Crypto researcher Arjen Lenstra shares thoughts on paper blasting RSA cryptosystem

Lenstra: 'If the environment cannot provide enough entropy during key set-up, then RSA becomes a tricky choice'

What a week for the RSA cryptosystem! A group of prominent researchers published a paper blasting it as woefully insecure, RSA said there's nothing wrong with the RSA algorithm, it's an implementation issue mainly with random-number key generation, and now the cryptography researcher behind the paper, Arjen Lenstra, signs off the week with a few thoughts about it all.

BACKGROUND: RSA brushes off crypto research findings that RSA algorithm is flawed

"If properly implemented, RSA is fine," said Lenstra, the well-known crypto researcher who worked with James Hughes, Maxime Augier, Joppe Bos, Thorsten Kleinjung and Christophe Wachter on the remarkable project that included examining millions of X.509 public-key certificates that are publicly available over the Web.

That study (explained in the "Ron is wrong, Whit is right" paper) had the researchers examining 6.4 million distinct X.509 certificates and PGP keys containing RSA moduli, and "we stumbled upon 12,720 different 1024-bit RSA moduli that offer no security." They said that "their secret keys are accessible to anyone who takes the trouble to redo our work."

The paper concluded: "Overall, over the data we collected, 1024-bit RSA provides 99.8% security at best." It also compared RSA to "single secret" cryptosystems such as ElGamal and DSA, based on Diffie-Hellman (DH), saying these are "less risky" than cryptosystems based on RSA.

"The recommendation is to use a cryptosystem that is appropriate for the environment where it will be used," said Lenstra in an email exchange with Network World. "If the environment cannot provide enough entropy during the key set-up, then RSA becomes a tricky choice. RSA itself is fine -- it is the way it us used/implemented/whatever you want to call it, that is the problem. Other crypto (DSA and such) have that too, but in subtly different ways."

The concept of "entropy" in the science of cryptography is roughly analogous to "uncertainty," he says, based on mathematical outcomes. "Lots of tricks have been invented, but getting enough entropy on a device is still a very tricky problem," he points out.

Lenstra said, "Apparently, the consideration that adequate entropy needs to be present when generating RSA keys has not consistently been taken into account (most commonly on embedded devices, but unfortunately not only in those environments). As far as I can tell, everyone is in full agreement on this issue."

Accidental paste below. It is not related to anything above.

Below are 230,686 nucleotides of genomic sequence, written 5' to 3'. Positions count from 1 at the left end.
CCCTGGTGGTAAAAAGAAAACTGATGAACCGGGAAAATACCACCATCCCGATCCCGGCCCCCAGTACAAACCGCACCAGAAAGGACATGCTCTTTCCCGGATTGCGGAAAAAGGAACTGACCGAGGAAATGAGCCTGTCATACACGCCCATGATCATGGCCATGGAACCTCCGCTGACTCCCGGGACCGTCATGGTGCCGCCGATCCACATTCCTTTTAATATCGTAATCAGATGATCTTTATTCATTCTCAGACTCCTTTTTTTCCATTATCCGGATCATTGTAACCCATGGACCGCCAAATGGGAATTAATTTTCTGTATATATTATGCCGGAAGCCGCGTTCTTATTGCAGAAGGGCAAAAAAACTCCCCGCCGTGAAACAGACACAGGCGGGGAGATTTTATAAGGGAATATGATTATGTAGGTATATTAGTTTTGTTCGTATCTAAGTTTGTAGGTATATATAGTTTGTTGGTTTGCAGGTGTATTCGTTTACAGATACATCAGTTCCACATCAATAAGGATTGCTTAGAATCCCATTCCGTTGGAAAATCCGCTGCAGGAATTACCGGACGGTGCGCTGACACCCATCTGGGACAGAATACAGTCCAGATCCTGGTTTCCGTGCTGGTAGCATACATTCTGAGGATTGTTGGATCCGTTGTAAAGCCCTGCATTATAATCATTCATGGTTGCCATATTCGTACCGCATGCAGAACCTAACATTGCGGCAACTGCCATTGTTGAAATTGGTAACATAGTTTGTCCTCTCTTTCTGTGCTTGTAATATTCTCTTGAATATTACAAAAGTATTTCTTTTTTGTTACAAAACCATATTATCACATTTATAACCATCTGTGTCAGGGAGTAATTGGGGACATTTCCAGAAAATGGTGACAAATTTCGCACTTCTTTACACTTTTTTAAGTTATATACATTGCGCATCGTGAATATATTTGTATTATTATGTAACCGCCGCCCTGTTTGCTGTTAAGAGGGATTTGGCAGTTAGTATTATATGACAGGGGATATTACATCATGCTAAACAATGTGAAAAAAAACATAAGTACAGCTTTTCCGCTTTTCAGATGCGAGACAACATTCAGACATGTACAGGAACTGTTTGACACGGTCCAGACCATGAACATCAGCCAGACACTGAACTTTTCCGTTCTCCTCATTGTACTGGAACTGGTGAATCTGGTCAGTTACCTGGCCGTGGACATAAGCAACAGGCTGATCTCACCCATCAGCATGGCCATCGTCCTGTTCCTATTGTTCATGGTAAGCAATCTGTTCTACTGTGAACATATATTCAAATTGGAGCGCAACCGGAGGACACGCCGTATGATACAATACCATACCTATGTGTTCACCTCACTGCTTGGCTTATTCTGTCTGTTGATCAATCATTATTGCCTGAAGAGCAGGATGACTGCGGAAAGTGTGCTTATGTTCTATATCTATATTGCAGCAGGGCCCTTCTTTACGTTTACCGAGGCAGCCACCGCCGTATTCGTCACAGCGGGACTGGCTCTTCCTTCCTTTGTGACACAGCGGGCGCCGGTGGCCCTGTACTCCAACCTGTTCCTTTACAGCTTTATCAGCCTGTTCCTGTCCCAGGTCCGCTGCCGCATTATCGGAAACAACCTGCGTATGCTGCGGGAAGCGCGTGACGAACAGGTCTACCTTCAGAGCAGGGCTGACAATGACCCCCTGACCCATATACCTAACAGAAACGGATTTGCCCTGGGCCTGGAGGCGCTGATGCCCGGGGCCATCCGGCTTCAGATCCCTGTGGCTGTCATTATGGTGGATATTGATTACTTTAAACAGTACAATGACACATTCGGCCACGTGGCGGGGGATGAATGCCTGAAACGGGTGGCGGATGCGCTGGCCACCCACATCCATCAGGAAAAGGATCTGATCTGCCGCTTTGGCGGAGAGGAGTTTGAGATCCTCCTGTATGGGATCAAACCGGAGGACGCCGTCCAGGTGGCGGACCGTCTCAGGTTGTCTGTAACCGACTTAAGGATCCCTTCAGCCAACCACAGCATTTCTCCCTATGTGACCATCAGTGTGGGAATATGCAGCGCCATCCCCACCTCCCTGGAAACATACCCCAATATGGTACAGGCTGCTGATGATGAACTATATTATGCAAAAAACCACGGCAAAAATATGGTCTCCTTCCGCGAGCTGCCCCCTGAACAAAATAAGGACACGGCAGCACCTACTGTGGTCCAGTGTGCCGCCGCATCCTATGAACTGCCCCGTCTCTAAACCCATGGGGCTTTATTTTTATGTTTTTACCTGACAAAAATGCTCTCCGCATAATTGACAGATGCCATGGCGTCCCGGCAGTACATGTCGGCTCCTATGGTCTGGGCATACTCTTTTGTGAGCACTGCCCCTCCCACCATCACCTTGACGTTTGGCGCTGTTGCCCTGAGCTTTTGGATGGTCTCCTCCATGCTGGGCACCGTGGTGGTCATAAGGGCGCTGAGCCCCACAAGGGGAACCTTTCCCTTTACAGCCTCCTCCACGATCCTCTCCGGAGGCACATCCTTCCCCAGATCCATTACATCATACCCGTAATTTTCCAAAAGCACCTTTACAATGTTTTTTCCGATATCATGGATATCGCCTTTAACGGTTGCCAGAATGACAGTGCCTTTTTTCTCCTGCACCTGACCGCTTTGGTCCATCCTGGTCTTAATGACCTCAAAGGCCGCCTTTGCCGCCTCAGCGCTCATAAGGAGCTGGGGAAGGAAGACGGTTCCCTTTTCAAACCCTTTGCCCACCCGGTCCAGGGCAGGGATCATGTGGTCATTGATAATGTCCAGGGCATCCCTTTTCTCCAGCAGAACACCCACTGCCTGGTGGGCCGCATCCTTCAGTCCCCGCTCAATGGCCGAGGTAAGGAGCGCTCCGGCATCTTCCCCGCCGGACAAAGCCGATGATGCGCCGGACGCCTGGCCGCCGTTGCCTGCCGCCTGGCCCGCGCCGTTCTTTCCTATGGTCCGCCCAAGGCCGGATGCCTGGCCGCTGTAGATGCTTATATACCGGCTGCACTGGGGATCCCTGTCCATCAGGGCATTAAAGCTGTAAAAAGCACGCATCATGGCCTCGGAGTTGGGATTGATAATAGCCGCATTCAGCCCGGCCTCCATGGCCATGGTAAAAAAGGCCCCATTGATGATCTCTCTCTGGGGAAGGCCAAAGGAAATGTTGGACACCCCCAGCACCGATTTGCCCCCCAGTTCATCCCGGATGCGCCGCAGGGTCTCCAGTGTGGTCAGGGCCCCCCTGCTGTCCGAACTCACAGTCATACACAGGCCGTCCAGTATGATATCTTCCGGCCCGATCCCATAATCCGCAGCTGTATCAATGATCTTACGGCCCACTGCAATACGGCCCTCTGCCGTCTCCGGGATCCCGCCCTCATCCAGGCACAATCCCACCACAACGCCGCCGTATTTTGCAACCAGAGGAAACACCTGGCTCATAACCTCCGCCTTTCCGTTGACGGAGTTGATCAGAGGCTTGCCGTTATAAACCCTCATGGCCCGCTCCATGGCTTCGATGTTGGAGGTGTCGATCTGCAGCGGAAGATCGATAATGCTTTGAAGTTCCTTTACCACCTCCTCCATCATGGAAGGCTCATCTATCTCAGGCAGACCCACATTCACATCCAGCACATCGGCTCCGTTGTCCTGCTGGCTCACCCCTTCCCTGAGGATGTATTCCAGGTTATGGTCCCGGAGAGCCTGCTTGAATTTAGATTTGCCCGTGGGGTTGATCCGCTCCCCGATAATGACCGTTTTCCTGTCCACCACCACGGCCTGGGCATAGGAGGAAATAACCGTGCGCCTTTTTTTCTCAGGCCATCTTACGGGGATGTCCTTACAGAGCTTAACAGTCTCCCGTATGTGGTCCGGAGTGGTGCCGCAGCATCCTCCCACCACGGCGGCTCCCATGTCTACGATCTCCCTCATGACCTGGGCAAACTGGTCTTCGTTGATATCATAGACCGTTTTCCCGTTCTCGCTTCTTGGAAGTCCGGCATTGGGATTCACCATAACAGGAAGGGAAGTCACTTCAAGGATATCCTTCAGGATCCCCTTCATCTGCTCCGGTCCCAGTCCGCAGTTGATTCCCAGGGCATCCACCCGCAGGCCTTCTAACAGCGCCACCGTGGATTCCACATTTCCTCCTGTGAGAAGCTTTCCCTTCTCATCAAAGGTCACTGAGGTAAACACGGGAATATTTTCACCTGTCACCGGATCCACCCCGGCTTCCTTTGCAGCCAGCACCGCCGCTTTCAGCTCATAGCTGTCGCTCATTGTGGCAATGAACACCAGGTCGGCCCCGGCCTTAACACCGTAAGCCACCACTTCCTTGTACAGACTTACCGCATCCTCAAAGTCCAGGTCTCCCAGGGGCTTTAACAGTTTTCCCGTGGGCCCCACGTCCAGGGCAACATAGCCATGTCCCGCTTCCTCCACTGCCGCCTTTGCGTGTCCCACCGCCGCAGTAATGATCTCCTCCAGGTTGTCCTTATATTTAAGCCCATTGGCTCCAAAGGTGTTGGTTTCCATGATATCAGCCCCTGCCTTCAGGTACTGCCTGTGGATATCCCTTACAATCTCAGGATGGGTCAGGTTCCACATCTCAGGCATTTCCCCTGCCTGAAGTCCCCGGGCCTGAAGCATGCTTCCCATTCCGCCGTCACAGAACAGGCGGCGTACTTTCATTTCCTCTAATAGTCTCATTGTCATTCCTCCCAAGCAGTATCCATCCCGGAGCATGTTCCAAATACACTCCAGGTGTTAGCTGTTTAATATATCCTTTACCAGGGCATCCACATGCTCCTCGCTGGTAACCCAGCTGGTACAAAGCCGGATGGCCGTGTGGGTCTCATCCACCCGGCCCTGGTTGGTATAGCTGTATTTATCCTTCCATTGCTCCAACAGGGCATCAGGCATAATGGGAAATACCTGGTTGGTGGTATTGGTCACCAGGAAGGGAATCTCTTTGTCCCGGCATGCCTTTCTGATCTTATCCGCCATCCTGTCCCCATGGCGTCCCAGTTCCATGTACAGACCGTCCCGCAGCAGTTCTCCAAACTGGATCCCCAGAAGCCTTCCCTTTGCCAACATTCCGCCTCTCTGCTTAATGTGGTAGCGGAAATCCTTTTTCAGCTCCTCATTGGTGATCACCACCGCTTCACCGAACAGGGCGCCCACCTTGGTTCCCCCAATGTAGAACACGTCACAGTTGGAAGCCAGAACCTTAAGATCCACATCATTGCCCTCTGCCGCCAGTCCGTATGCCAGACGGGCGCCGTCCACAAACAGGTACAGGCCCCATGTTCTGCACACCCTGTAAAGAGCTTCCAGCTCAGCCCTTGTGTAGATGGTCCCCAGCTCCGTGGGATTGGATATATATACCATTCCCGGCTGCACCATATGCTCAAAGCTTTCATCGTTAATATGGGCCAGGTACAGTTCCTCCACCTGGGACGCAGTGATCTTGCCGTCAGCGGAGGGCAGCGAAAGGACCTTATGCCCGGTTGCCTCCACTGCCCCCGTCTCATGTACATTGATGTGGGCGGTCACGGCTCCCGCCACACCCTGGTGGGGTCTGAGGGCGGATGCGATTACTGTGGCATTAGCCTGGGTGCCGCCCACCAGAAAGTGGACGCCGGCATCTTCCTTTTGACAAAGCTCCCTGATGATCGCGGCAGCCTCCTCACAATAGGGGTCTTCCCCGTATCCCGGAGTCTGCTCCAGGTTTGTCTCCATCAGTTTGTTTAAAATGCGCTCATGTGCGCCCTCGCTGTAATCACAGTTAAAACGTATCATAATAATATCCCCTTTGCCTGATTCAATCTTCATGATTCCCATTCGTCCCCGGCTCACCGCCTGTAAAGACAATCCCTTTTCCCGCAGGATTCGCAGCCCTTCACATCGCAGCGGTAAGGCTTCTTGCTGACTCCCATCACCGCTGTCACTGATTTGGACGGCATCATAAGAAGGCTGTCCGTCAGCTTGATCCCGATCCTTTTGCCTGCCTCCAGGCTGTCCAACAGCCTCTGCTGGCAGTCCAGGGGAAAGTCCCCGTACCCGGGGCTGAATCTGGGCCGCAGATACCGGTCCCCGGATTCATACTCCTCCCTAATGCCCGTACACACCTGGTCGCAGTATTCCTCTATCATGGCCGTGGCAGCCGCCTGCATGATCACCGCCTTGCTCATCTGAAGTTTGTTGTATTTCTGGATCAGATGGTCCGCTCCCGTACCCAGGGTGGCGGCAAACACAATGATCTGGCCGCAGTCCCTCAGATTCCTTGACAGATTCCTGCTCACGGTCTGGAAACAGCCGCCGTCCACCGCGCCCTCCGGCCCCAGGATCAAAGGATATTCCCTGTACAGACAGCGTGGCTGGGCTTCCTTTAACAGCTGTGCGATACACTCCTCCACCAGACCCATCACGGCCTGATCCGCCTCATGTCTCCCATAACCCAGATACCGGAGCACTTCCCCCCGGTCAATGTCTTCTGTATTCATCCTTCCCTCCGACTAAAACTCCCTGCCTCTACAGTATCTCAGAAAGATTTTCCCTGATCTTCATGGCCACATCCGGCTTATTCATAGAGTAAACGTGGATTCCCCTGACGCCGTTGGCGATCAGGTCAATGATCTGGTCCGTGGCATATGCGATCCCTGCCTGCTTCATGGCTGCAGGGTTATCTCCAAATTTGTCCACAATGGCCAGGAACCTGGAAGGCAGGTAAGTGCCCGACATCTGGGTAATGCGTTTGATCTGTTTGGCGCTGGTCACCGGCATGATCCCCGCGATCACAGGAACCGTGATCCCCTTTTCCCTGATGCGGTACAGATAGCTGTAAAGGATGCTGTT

As far as there being a "clear distinction between RSA and Diffie-Hellman based methods such as ElGamal and (EC)DSA," Lenstra points out, the research outlined in the paper underscores "that the effects of poor entropy are different for the two types of methods: for the latter, the parties using the same poor entropy can breach each other's security (as it may result in identical keys), for the former anyone may be able to breach the security of any pair of parties that use poor entropy (namely, if it results in non-identical but intersecting keys -- the latter does not occur for the DH-type methods). As far as I'm aware, this distinction has not been pointed out before."

Lenstra added: "I do not know to what extent it has played a role in NSA's Suite B cryptography," and the National Security Agency's decision to recommend ECDSA "may have been entirely based on issues related to key size and uncertainty of extrapolation thereof, which is a bit curious given how straightforward it is."

The researcher continued: "It is not a failure of RSA -- indeed, everyone knows that RSA key set-up should only be done when adequate entropy is present -- but it is a consideration that one may want to take into account. This is in full agreement with RSA's recommendation to ensure good implementation and to follow best practices."

The research group is not planning any further activities specifically along the lines of what it has just done, and has moved all its data offline and "stored everything in a secure location," Lenstra said. He said "it is not at all our main activity or interest but it was just a toy project based on our curiosity" and "our initial findings (which we cannot share) were such that we looked at it at a somewhat wider scale than we had originally intended."

Some sources intimate that NSA may have conducted a similar research project to that described in the "Ron is wrong, Whit is right" paper, though this wasn't for public consumption. Lenstra said he's not surprised the NSA would have done a similar project on its own, but he doesn't know anything about it.

Ellen Messmer is senior editor at Network World, an IDG publication and website, where she covers news and technology trends related to information security.

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